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dc.contributor.authorThelwall, Michael
dc.contributor.authorAbdullah, Abrizah
dc.contributor.authorFairclough, Ruth
dc.date.accessioned2021-11-19T11:36:19Z
dc.date.available2021-11-19T11:36:19Z
dc.date.issued2021-12-27
dc.identifier.citationThelwall, M., Abdullah, A. and Fairclough, R. (2022) Researching women and men 1996-2020: Is androcentrism still dominant? Quantitative Science Studies, 1-21.en
dc.identifier.issn2641-3337en
dc.identifier.doi10.1162/qss_a_00173
dc.identifier.urihttp://hdl.handle.net/2436/624449
dc.description© 2021 The Authors. Published by MIT Press. This is an open access article available under a Creative Commons licence. The published version can be accessed at the following link on the publisher’s website: https://doi.org/10.1162/qss_a_00173en
dc.description.abstractThis article assesses the balance of research concerning women and men over the past quarter century using the crude heuristic of counting Scopus-indexed journal articles relating to women or men, as suggested by their titles or abstracts. A manual checking procedure together with a word-based heuristic was used to identify whether an article related to women or men. The heuristic includes both explicit mentions of women and men, implicit mentions, and a set of gender-focused health issues and medical terminology. Based on the results, more published articles now relate to women than to men. Moreover, more than twice as many articles relate exclusively to women than exclusively to men, with the ratio increasing from 2.16 to 1 in 1996 to 2.25 to 1 in 2020. Monogender articles mostly addressed primarily female health issues (maternity, breast cancer, cervical cancer) with fewer about primarily male health issues (testicular cancer, pancreatic cancer, health needs of men who have sex with men). Some articles also explicitly addressed gender inequality, such as empowering women entrepreneurs. The findings suggests that the androcentrism of early science has eroded in terms of research topics. This apparent progress should be encouraging for women researchers and society.en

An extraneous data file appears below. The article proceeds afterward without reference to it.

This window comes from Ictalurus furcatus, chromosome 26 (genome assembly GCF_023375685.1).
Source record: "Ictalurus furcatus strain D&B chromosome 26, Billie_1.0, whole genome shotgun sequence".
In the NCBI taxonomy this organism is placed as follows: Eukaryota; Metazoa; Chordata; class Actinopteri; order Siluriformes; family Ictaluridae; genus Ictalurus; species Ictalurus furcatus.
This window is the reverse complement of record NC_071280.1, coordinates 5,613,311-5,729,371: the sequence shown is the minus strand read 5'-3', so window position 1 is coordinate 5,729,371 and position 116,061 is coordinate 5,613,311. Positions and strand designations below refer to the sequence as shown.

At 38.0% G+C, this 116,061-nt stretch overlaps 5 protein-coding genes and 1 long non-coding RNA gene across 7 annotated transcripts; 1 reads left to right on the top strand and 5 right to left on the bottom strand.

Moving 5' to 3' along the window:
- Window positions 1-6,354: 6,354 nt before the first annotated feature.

dc.formatapplication/pdfen
dc.language.isoenen
dc.publisherMIT Pressen
dc.relation.urlhttps://direct.mit.edu/qss/article/doi/10.1162/qss_a_00173/108658/Researching-women-and-men-1996-2020-Isen
dc.subjectscientometricsen
dc.subjectandrocentrismen
dc.subjectfeminist critique of scienceen
dc.titleResearching women and men 1996-2020: Is androcentrism still dominant?en
dc.typeJournal articleen
dc.identifier.journalQuantitative Science Studiesen
dc.date.updated2021-11-19T08:48:27Z
dc.date.accepted2021-11-18
rioxxterms.funderUniversity of Wolverhamptonen
rioxxterms.identifier.projectUOW19112021MTen
rioxxterms.versionProofen
rioxxterms.licenseref.urihttps://creativecommons.org/licenses/by/4.0/en
rioxxterms.licenseref.startdate2021-12-06en
dc.source.volume2021
dc.source.beginpage1
refterms.dateFCD2021-11-19T11:35:50Z
refterms.versionFCDProof
refterms.dateFOA2021-12-17T00:00:00Z


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